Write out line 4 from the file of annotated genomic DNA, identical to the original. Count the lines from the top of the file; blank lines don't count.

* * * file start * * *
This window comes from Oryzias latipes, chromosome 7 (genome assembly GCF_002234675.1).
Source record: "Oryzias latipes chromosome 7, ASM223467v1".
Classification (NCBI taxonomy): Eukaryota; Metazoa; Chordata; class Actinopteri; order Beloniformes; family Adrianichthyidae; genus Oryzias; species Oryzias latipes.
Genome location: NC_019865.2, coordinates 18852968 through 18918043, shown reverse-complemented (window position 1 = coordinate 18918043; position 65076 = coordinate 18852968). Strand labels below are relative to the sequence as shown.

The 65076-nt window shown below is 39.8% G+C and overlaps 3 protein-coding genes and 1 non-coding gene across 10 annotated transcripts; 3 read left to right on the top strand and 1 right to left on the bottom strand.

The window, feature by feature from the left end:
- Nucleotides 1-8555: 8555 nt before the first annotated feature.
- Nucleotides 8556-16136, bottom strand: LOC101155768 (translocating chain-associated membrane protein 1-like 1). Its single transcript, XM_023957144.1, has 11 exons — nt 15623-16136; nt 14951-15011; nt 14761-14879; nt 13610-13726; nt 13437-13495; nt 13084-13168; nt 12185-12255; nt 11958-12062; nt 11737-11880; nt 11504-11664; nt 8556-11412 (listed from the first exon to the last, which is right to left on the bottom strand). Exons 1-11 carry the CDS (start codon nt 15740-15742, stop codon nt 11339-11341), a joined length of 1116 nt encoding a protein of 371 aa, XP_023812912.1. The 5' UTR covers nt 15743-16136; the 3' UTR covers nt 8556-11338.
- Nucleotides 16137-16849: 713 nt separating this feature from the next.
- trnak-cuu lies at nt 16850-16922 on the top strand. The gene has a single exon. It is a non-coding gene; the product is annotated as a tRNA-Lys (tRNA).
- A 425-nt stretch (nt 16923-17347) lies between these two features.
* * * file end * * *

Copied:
Genome location: NC_019865.2, coordinates 18852968 through 18918043, shown reverse-complemented (window position 1 = coordinate 18918043; position 65076 = coordinate 18852968). Strand labels below are relative to the sequence as shown.